If at first you don’t succeed…

You may recall that I’m knitting a toe-up sock, based on what I learned in Cat Bordhi’s class at Sock Summit. Here’s where I was on my sock on Sunday afternoon.

first try

And here’s where I was a mere 5 minutes later. Ouch.


When I tried on the sock, I found that it was about half an inch too long in the foot. Even after tracing my foot and measuring and figuring and all that fun stuff. Poot. Why didn’t I try it on sooner? I did, right after the heel turn, and found it a bit loose, but assumed it would be all right once I finished the back of the heel and got going on the leg. But I couldn’t try it on for a chunk of time because I was knitting in church. (Knitting in church? Meditative, helps me focus. Trying on sock in church? Distracting. Not OK.) When I got home, I tried it on, and it was baaaaaad.

Here’s the bad part of knitting from the toe up, at least with this particular sock architecture. I had to rip all the way back past the beginning of the arch expansion to make the toe end of the foot shorter by half an inch. That’s horrendous. This is my first completed toe up sock, so I don’t know if it’s different with a different sock architecture, but that’s where I had to shorten it on this one.

Looking on the bright side, it gave me a chance to reposition the band so it wouldn’t run into the heel. Perfect.

cori heel

I finished Wednesday night. It’s perfect. It’s beautiful. I love how the Coriolis band winds around the ankle. And I love how simple stockinette lets this yarn shine. It’s Socks that Rock Mediumweight in Alley Oop, and it’s only 48 stitches around. Fast!


spiral inside

I used a 3×1 rib at the top rather than my favorite 2×2, because I wanted it to look more like stockinette than ribbing. And because I knit this based on what I learned in Cat Bordhi’s class at Sock Summit, I finished with the bind off that Cat introduced to us, Jenny’s Surprisingly Stretchy Bind Off by Jennifer Staimann. It’s really stretchy! I like the little bumps under the chain loops of the bind off. They look like beads. And I still can’t tell you how it’s done, because it’s not published yet. It’s coming soon, in the fall Knitty.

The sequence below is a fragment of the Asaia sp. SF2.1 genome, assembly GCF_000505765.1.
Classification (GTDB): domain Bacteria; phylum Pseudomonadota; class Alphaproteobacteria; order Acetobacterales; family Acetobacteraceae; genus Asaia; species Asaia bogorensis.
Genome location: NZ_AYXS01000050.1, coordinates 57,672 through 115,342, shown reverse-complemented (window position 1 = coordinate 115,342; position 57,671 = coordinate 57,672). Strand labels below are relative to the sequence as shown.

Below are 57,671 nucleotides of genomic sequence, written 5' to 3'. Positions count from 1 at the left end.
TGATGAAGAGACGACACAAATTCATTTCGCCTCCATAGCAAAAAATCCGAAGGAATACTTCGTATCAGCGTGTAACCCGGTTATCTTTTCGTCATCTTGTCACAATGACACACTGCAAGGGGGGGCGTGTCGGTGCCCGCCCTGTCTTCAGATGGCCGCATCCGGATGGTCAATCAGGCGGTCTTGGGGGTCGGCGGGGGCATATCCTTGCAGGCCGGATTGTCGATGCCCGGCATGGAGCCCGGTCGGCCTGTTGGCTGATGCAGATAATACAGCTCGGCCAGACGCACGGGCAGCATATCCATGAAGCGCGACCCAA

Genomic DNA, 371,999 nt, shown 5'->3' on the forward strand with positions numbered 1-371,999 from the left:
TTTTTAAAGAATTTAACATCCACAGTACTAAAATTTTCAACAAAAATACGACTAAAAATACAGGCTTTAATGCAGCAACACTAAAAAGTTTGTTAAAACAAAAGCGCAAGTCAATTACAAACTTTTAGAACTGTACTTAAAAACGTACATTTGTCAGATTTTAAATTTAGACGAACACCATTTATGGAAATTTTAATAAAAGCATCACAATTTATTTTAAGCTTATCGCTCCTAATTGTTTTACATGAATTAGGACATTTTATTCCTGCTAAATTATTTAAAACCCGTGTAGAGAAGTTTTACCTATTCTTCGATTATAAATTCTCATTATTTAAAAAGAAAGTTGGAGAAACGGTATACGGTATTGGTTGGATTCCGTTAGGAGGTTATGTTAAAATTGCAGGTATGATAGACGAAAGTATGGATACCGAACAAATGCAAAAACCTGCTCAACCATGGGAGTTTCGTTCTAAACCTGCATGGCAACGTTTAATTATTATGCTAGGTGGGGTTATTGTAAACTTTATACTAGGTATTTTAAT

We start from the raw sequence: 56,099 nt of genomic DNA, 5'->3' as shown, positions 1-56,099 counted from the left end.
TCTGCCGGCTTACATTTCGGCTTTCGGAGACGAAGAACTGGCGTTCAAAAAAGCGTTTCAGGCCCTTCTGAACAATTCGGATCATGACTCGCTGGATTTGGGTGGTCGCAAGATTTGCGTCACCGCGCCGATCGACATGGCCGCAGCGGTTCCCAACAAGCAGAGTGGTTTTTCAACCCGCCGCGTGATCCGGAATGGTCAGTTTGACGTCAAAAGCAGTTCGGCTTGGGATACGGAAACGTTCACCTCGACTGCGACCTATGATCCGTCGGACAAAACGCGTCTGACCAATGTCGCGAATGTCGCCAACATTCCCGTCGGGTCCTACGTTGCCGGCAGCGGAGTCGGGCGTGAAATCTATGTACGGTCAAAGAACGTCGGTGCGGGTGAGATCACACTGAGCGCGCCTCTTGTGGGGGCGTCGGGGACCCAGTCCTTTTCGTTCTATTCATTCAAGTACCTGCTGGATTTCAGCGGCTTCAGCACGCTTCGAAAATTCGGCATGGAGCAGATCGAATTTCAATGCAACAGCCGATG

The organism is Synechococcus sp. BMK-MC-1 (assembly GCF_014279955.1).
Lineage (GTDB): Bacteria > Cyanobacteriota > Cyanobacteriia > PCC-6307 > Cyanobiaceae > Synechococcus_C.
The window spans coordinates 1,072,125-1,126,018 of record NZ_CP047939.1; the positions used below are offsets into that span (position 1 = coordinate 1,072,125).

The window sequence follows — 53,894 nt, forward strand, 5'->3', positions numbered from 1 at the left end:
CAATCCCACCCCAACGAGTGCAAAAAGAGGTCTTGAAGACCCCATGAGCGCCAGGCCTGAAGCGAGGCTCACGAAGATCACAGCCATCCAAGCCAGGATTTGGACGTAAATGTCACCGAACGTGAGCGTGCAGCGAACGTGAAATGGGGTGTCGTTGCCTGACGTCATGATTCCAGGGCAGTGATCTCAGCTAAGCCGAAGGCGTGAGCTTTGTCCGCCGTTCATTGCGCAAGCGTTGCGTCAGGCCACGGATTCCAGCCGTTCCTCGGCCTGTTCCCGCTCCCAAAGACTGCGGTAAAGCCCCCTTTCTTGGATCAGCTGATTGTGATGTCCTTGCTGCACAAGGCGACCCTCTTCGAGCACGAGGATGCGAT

For the second of my fraternal twin socks, I want to try Cat’s Upstream sock architecture. I was going to try the Riverbed, but I think I’ll save that for a patterned sock because it really lends itself to that. I want something that will let this yarn sing in stockinette. And now that I know how long to make the toe portion of my sock, there shouldn’t be any more frogging trauma. Right?

15 responses to “If at first you don’t succeed…

  1. No more sock trauma — the second sock will race by.

    The first sock is VERY pretty!

  2. ouch indeed!!

    That’s amazing that the sock is only 48 stitches around. Very cool and I rather like the rib – you’re right, it does look more like stockinette. Clever you!

  3. It stinks that you had to rip it back but it was worth it. It’s lovely!

  4. Fall Knitty is published today! So people can learn it soon! Yay!

    The sock looks great. Sorry you had to frog back. =(

  5. I sometimes think I rip things out more than I knit them. 😦

    That is gorgeous – really pretty, and I love the traveling band on it.

  6. Oh a happy ending, I like those. Gorgeous sock! I can’t wait to see the next one.

  7. Frogging is no fun, but I love the way the sock turned out! The band twisting around the ankle looks really cool!

  8. Of all the toe up patterns out there this is the one I want to do but for the same reason you had to rip, has been my hesitation. You’ve inspired me to try again though. Your sock came out beautifully. Well done!!!

  9. Great sock, but it was painful to witness that frogging! And you get to knit in church?!?! Lucky you! The Jewish holidays are coming up and I always try to convince my husband that it would be okay for me to knit in temple for those long services — but he doesn’t agree! 🙂

  10. that was definitely an ouch of frogging! Beautiful yarn and socks. they turned out great!

  11. Sounds all too familiar, I think frogging is my middle name. The sock turned out to fit so nicely. Great choice on the yarn for this sock.

  12. Beautiful! I really need to give Cat’s sock techniques a try.

  13. Hey! I knit in church for the very same reason! I thought I was the only one.

  14. That is a gorgeous sock – sorry you had to frog it, but glad it worked out in the end!

  15. That is a gorgeous sock – sorry you had to frog it, but glad it worked out in the end!…